Checking in on PPACA’s Protections for Pumping Moms

By Kate Greenwood

Cross-Posted at Health Reform Watch 

For most women who work outside the home—Gisele Bundchen excepted—breastfeeding on the job is not an option.  Pumping breast milk during the work day is more likely to be a realistic, if often challenging, choice.

 As I blogged about here, Section 4207 of the Patient Protection and Affordable Care Act amended the Fair Labor Standards Act to require that employers provide their non-exempt employees  with reasonable unpaid breaks to express breast milk, and “a place, other than a bathroom, that is shielded from view and free from intrusion from coworkers and the public” in which to do it.  Employers with less than 50 employees are relieved of the requirement to the extent that it “would impose an undue hardship by causing the employer significant difficulty or expense when considered in relation to the size, financial resources, nature, or structure of the employer’s business.”  In addition, under the Health Resources and Services Administration guidelines implementing PPACA’s women’s preventive services mandate, insurance plans must cover “costs for renting breastfeeding equipment” such as breast pumps and related supplies.

According to news reports (e.g., here, here, and here), new mothers have had some difficulty turning PPACA’s promise of a breast pump into a reality.  Many insurers require that women go through a durable medical equipment provider, but many durable medical equipment providers do not stock breast pumps.  In addition, insurers vary in what type of pump they cover.  Writing in the Winston-Salem Journal late last month, neonatal nurse practitioner Tinisha Lambeth reports that:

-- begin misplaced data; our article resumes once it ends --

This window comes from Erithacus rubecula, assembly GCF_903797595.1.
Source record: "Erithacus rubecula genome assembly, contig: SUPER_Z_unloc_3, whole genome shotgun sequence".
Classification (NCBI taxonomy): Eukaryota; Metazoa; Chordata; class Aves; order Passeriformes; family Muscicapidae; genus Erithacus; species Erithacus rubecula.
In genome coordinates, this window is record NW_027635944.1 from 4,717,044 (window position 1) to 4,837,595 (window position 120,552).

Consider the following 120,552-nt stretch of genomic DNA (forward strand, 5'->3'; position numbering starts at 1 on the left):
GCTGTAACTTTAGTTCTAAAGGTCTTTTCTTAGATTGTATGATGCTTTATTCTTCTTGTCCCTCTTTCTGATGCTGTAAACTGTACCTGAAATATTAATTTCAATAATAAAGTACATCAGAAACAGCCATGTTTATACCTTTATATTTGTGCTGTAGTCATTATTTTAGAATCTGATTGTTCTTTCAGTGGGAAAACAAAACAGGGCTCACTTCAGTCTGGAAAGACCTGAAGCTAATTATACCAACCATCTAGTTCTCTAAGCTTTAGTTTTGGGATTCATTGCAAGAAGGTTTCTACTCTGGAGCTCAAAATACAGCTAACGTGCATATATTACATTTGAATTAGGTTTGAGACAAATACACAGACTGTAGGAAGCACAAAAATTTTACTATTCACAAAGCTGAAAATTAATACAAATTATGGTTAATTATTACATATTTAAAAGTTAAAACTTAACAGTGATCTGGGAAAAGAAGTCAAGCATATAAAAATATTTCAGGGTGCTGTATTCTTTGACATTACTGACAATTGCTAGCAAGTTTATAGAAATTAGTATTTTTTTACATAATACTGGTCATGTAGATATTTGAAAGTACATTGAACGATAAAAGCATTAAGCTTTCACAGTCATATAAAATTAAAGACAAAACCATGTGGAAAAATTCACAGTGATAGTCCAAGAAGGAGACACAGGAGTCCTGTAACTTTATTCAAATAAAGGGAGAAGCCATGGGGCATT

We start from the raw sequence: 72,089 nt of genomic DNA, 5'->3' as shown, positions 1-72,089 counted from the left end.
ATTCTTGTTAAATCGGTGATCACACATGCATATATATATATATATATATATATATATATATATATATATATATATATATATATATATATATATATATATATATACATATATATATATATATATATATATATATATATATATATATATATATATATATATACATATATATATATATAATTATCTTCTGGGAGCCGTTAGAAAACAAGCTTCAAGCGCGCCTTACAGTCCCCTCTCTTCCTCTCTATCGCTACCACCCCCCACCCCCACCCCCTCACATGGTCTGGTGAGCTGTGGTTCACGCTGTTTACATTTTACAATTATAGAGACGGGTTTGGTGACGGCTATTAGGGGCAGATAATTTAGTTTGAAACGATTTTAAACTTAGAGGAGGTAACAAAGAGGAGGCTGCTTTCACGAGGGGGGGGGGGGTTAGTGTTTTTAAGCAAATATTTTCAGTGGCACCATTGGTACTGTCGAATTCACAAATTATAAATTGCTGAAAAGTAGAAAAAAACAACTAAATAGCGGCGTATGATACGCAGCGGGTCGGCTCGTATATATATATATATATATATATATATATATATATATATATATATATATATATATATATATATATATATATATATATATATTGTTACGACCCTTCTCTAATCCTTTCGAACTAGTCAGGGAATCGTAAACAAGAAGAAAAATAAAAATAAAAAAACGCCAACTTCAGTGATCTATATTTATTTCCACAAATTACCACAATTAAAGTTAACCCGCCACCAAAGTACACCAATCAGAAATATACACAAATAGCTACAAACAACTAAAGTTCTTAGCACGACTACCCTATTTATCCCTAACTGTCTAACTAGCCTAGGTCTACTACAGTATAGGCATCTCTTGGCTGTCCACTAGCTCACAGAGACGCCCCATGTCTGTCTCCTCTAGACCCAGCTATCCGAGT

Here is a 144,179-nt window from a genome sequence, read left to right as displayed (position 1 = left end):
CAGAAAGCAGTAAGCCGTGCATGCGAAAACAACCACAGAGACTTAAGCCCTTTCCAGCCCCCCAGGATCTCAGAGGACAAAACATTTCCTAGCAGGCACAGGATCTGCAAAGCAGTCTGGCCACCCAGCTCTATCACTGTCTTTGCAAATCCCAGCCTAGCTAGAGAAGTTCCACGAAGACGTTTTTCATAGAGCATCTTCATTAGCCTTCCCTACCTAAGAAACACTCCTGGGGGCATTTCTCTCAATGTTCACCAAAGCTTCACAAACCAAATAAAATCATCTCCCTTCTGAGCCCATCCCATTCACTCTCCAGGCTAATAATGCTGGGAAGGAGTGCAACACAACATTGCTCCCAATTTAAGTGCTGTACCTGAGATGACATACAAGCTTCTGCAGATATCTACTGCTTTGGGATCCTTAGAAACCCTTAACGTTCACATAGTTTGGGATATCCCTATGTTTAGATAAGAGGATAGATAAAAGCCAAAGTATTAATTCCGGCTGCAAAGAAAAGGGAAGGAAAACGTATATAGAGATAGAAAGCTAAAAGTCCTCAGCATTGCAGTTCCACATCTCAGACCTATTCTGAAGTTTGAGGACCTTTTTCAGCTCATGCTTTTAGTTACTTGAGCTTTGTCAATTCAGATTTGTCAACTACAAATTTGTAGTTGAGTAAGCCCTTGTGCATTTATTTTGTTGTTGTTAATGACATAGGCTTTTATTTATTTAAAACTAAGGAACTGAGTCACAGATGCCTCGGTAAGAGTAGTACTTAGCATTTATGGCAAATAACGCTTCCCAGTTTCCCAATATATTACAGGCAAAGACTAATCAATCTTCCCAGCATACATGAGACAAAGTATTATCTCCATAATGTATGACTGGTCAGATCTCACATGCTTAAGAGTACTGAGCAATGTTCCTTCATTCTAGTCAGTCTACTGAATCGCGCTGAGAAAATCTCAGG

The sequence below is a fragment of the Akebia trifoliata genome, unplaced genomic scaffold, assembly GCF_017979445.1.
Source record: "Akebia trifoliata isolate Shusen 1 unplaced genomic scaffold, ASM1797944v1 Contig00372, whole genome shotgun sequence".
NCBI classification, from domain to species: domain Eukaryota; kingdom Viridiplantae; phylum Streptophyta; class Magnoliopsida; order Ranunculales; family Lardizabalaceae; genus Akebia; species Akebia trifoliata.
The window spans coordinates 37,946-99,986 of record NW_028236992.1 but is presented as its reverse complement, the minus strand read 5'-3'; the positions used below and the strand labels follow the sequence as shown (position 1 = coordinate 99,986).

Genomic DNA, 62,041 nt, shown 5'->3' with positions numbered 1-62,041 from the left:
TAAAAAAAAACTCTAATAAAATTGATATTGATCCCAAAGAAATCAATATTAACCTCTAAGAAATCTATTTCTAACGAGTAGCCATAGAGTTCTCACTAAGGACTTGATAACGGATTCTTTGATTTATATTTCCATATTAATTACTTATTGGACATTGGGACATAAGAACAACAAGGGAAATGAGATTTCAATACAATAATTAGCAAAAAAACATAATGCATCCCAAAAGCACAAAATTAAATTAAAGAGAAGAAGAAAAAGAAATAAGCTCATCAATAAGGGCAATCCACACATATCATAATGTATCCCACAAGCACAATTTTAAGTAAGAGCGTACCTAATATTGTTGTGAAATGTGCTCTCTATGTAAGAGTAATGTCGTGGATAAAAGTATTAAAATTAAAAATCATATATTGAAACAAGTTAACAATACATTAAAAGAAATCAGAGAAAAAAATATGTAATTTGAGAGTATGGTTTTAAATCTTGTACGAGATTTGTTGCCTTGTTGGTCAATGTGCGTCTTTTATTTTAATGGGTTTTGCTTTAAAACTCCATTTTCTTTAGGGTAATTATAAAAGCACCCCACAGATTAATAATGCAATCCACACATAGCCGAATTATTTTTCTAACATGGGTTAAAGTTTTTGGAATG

“Some mothers of premature infants qualify for a manual breast pump, while some mothers of full-term babies qualify for (unnecessary) hospital-grade electric pumps. Still others will get a dual electric pump, which are not as effective as a hospital-grade electric pump for an extended period of time, but are adequate for supplying full-term babies.  It all depends on your coverage.”

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Maintenance of Effort in Maine

After the NFIB decision in June, Maine tried to expand Justice Roberts’ remedy to also make the “maintenance of effort” provision optional for states. Maine was unsuccessful in the First Circuit with the argument, for procedural reasons.  Prior coverage here.

The Obama Administration is sticking to the letter of the law, and announced Tuesday that it is refusing to allow cuts for Medicaid beneficiaries at or below 133% (138% after the 5% income disregard) of FPL in Maine.

Maine has not yet announced whether it will take the case back to the First Circuit. With Huberfeld & Leonard, we’ve argued at length (see esp. pp. 75-83) that Maine does not have the winning argument, in an article to be published in the BU Law Review later this month. SSRN version here. The short version is that MOE is a common tool to lock-in states during transition to a new program, was discussed in the briefing, but was not part of the coercion analysis in Justice Roberts’ plurality. The key provision was 42 USC 1396c, the Secretary’s authority to reduce some or all of the funding to non-compliant states. But we will see if Maine wants to argue the substance of this point at the First Circuit.